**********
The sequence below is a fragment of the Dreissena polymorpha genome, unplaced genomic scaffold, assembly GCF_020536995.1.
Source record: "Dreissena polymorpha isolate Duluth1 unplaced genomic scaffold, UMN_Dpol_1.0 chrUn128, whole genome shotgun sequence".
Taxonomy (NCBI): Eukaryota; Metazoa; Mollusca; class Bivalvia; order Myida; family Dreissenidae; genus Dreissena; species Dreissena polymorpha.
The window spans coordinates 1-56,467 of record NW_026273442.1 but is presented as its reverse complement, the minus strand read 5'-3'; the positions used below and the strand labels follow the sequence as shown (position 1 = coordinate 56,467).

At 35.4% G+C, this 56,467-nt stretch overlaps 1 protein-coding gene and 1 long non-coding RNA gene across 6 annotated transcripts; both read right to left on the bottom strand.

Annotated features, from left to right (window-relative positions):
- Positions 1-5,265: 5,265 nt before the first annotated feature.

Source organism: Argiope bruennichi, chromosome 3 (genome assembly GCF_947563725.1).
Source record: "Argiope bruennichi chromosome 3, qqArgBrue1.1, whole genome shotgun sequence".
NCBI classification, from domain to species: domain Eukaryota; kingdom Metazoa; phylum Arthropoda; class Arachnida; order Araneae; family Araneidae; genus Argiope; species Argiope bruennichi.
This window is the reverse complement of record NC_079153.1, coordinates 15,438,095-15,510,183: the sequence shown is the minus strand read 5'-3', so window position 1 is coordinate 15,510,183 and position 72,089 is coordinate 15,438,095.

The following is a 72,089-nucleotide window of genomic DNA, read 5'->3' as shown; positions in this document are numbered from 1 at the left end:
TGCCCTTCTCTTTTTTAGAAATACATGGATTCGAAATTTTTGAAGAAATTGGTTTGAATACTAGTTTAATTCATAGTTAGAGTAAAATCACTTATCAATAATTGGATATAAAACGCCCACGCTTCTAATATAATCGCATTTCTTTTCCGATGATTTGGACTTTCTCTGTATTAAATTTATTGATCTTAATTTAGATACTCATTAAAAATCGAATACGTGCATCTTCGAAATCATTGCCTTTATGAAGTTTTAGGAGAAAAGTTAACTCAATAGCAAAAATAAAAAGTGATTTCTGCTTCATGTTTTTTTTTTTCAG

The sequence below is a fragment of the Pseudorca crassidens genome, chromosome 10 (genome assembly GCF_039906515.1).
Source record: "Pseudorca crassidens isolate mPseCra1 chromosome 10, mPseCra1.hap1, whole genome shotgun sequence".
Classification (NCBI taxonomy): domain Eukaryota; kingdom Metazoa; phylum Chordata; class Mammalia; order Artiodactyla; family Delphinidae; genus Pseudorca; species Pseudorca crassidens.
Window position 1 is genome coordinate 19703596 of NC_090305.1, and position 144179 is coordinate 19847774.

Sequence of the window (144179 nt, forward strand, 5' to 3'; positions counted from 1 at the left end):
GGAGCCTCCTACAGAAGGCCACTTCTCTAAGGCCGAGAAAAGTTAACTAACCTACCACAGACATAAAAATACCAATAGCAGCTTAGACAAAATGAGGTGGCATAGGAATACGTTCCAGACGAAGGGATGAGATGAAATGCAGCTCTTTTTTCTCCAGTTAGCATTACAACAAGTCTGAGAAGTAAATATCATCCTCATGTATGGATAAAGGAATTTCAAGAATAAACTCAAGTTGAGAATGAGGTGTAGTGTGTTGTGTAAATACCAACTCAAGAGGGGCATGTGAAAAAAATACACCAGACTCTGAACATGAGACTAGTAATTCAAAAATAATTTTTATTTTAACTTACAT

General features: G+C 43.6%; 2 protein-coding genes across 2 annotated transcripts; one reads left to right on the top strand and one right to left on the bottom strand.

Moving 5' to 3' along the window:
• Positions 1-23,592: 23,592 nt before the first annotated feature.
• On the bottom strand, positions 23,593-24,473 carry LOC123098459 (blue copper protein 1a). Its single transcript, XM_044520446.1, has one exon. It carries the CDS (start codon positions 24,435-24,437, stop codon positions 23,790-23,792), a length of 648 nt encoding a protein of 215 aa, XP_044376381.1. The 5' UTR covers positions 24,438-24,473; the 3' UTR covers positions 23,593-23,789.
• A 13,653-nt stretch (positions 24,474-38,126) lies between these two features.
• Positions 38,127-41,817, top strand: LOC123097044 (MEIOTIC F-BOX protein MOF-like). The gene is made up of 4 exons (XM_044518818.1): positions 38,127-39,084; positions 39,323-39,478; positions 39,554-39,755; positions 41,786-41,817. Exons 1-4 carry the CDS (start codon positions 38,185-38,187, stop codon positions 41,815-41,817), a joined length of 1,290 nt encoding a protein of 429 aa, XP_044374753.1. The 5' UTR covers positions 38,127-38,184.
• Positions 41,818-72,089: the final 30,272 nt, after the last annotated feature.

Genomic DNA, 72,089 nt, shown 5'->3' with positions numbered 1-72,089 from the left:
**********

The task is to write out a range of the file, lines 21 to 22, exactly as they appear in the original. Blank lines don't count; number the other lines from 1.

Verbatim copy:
Moving 5' to 3' along the window:
• Positions 1-23,592: 23,592 nt before the first annotated feature.